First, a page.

An important and exciting part of hunting is the tracking of the animal after the shot. Although it may not seem important to everyone, it can be the difference from recovering or not recovering your deer. Unfortunately the ground isn't always covered by snow. Tracking in freshly fallen snow is quick and easy!
1. Pay Attention
a) Make a mental note of exactly of the last place you saw the deer and the point of impact. This will allow you to easily find the arrow and the beginning of the trail. There is quite a bit of information that can be used to figure out where the arrow hit. For example, fat on the arrow or a lot of white hair may mean it was low.
b) Watch how the deer reacts. If the deer crunches up, it is likely to be a hit too far back. A deer that takes off at full sprint usually signals a solid hit in my experience.
c) Stay in your stand and listen even if you can't see the deer anymore.
2. Be Patient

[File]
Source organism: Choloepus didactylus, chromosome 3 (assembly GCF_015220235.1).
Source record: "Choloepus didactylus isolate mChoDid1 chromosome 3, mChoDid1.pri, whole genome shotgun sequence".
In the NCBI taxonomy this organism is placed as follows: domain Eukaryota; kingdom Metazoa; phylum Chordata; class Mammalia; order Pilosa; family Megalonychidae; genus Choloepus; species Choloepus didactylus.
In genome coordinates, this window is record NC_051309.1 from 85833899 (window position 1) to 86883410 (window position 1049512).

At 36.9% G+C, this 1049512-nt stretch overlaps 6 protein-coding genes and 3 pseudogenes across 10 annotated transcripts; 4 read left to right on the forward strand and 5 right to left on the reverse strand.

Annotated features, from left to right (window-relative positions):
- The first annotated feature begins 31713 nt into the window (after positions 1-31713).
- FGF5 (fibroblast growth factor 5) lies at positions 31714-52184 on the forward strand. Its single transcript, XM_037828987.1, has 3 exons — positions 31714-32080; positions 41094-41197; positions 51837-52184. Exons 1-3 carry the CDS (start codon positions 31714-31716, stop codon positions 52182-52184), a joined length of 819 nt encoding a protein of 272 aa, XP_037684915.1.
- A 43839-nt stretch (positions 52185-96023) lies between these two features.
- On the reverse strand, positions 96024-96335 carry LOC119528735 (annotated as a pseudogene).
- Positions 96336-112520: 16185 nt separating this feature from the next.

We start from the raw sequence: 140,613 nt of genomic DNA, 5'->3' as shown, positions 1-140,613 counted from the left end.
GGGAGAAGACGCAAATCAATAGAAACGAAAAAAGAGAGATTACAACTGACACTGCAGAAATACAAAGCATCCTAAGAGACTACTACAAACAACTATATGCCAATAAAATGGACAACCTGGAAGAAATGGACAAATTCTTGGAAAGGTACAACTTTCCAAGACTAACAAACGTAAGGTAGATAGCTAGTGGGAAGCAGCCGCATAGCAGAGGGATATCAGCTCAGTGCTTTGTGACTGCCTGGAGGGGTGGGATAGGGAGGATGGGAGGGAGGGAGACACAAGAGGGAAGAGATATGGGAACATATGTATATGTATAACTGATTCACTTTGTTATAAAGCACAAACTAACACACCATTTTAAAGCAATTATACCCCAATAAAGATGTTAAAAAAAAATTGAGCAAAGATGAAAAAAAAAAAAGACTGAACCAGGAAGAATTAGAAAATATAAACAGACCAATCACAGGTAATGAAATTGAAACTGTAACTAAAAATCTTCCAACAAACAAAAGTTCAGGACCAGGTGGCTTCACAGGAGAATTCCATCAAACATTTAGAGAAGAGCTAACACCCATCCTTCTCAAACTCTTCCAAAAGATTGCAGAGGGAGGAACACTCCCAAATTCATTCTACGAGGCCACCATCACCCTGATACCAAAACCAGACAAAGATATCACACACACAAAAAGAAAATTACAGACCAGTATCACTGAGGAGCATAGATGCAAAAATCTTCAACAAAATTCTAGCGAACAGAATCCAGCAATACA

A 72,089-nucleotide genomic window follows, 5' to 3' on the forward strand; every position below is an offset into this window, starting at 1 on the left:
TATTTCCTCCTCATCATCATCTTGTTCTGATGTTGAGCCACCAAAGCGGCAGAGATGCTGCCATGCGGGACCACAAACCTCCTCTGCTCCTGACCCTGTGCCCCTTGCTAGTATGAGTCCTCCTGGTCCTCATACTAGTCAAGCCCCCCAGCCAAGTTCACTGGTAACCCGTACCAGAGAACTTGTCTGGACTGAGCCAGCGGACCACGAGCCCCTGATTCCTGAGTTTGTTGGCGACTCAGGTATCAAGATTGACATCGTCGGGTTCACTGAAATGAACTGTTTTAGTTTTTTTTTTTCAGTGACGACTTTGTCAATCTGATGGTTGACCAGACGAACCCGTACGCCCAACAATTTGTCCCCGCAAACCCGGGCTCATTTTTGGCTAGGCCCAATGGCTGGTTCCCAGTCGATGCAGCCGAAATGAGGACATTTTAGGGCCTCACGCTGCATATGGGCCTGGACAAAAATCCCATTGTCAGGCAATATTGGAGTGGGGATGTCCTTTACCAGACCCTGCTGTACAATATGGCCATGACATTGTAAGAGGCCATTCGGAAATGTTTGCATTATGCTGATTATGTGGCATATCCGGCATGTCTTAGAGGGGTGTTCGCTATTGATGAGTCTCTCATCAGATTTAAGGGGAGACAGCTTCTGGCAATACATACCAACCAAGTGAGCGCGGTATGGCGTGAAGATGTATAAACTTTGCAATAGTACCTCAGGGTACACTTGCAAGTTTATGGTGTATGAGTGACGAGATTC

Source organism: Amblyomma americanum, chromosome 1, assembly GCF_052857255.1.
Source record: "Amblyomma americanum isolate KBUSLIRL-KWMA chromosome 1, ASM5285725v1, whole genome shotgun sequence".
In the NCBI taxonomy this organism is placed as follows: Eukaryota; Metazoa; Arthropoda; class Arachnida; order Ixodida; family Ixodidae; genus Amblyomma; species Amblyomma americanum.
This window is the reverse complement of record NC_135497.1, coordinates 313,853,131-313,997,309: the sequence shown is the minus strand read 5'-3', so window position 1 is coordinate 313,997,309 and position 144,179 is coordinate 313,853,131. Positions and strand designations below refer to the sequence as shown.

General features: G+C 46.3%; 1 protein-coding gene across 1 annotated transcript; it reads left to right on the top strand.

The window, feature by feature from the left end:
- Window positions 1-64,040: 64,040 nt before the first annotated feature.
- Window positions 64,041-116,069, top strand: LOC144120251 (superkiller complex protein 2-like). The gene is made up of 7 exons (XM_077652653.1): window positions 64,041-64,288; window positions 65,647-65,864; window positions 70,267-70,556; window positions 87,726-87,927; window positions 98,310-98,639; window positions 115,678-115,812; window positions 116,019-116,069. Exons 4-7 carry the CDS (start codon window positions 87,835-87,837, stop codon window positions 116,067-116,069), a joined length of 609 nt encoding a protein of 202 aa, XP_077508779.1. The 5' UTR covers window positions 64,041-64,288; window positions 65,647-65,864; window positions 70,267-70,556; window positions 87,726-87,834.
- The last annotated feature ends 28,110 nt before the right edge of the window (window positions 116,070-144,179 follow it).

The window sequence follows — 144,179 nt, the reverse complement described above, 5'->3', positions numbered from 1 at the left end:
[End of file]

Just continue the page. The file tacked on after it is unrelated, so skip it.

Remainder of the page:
a) Give the deer time to lay down. They always do.
b) If for any reason you believe that you did have a good hit, wait a few hours before going further than 10 yards past where the deer was hit. If the deer is down it will still be that way 10 hours from now.
c) Go slow following the trail. Sign can easily be covered up by an impatient tracker.
d) Be aware of the weather. Is it going to rain and wash away the blood? Is the snow going to melt?
3. Get Help
a) A second person can help you line everything up. This can be very useful when the deer was in some tall grass or an open area.
b) Two sets of eyes are better than one.
c) Another person will keep you from being impatient and making bad decisions due to your excited state of mind.
d) At the very least, they can mark the last sign while tracking or if you are successful, help drag the deer out of the woods.